Walter Chen, the founding principal of a new Green Dot public middle school set to open in south Seattle this fall, has a pretty simple vision for the school: “I want it to be a rigorous, joyful place,” he said.
Simple, on the one hand, but incredibly complex when you think about what it was like to actually be in middle school. In my experience, “rigor” plus “middle school” did not typically equal “joy.”
But the more I hear him talk about it, the more I get the sense that maybe Walter, if anybody, can pull it off.
For one thing, he understands that before they can feel joy at school, kids have to first feel safe and accepted. More than that, though, he understands through lived experience the nuances of inequity in education—especially in the Seattle area, where Chen was born and raised.
“My parents were immigrants from Taiwan and always deeply concerned about education,” Chen said. “When we were really young they moved us [from Kent] to Mercer Island because they had just heard about the great public schools there.”
It took a few years for the impact of that move and for an understanding of what had been left behind, both in Kent and in Taiwan, to fully unfold, but as a young college student in Southern California, an education class led to an eye-opening experience for Walter.
“Because I got the opportunity to go out and visit schools,” Chen said, “I really was for the first time opened to the idea that not everyone has the same educational opportunities and outcomes, that your zip code, your race, your family’s income can change the complete trajectory of your life.”
Coming to understand that truth was enough to push Chen into a career in education, and after earning his B.A. in economics at Pomona College and master’s of education at University of California, Los Angeles, he taught middle-school math in a public school in South-Central Los Angeles for six years.
“I really got to see what it was like to work in an urban school and really partner with families,” Chen said. “I got to see the impact of not just being a school employee, showing up to work and teaching kids, but spending time in the community, going out on the weekends to the soccer games and to the swap meets and things like that. It was really a true community feel.”
When Walter and his wife moved to Seattle together, he sought another highly impacted school community to serve and to call home, but he also “started thinking bigger picture,” he said.
“How could I impact more students at a time,” he asked himself, “and really make a change in educational outcomes for kids?”
His answer led him back to school, and in completing the Danforth Program for Educational Leadership at the University of Washington, he refined his view of education as an urgent social justice issue, and it marked the beginning of putting down new roots in the Rainier Valley.
After an internship at SouthShore K-8 in Rainier Beach, Chen has continued to invest in southeast Seattle, spending two years as the assistant principal at Aki Kurose Middle School and two more as the principal of Graham Hill Elementary. He and his wife and young daughter also live in the neighborhood.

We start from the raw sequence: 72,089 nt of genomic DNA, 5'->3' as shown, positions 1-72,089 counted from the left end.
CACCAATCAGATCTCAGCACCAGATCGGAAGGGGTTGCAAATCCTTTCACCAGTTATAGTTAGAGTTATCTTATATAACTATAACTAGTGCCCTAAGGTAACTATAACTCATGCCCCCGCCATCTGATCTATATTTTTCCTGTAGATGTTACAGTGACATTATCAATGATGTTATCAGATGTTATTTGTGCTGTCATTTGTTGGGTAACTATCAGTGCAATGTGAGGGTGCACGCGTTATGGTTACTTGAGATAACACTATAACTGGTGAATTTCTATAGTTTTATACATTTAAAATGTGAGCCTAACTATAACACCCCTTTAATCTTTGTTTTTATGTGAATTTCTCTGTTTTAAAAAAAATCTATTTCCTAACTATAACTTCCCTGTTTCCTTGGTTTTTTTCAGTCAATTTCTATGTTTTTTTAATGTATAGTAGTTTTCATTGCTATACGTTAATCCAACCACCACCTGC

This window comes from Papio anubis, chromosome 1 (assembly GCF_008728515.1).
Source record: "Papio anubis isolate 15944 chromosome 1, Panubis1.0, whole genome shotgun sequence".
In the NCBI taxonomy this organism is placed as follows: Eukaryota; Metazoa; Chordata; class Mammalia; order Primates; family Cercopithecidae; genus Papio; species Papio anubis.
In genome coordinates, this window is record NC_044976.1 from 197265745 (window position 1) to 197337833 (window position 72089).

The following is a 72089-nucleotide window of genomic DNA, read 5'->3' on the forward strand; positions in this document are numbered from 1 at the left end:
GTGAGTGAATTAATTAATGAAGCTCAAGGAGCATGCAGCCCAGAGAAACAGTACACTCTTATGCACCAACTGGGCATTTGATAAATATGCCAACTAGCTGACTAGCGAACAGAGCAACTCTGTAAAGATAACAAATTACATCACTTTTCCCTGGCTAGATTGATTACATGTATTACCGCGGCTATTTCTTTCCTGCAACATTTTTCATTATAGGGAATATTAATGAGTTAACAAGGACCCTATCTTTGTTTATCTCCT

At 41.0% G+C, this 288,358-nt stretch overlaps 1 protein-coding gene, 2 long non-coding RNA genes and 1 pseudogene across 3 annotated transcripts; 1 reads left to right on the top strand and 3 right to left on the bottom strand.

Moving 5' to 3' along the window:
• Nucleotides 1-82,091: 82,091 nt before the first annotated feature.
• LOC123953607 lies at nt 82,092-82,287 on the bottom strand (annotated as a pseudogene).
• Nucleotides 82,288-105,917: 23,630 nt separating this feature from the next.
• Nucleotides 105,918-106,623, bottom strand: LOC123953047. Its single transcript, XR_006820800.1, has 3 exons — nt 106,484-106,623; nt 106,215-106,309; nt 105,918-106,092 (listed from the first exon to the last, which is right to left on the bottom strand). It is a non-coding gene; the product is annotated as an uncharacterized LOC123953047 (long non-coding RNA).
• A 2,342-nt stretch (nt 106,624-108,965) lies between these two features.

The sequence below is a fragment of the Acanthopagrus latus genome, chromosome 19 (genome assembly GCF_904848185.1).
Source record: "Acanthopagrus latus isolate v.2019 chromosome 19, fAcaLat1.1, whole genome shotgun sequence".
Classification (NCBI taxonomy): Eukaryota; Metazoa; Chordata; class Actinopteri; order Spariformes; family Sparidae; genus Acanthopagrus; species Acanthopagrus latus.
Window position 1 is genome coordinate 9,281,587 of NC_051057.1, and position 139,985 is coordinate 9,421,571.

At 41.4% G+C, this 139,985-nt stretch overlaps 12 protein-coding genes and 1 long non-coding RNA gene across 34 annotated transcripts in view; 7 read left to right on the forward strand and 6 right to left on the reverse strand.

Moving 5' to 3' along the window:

“I’m just deeply invested in this community and the social, academic and emotional well-being of our kids,” Chen said, “because I know that strong schools make strong communities. Being someone who works in the community, who lives in the community, and as a person of color—specifically an Asian-American—I’m very aware that children of color don’t see many representations of themselves in their teachers and their school leaders. I believe it’s important to provide that voice.”
For that reason, Chen hopes to build a staff at the new charter school that’s as diverse as the community they will serve. He plans “as much as possible to provide opportunities for people of color to work in education, because if [students] don’t see themselves in their teachers, then we won’t have teachers who are people of color who are representative of the community. If you don’t have teachers of color, you’ll never have leaders of color either.”
It doesn’t take much imagination to picture one of Walter’s first students coming in this fall as a sixth-grader, leaving Seattle Public Schools in another seven years as a high school graduate, and then returning in another seven to teach middle school in his old neighborhood—maybe at the same school Walter’s children will by then attend. And suddenly, as you consider the reality that we are always educating our babies’ future teachers, building schools grounded in equity that infuse joy and acceptance into their curriculum sounds less like a pipe dream and more like the only way forward. It starts to sound like a vision for a holistic education that nurtures students as it pushes them to new heights.
“I think it’s possible to have very high expectations and high structure and a very rigorous college-prep curriculum, but when you demand that and you push kids to be the best that they can be academically and to really succeed, you also have to make it fun to come to school, and to help them feel a lot of joy in school. To take pride in their school and take pride in their community. I think that’s my ultimate vision for this Green Dot Middle School in Southeast Seattle.”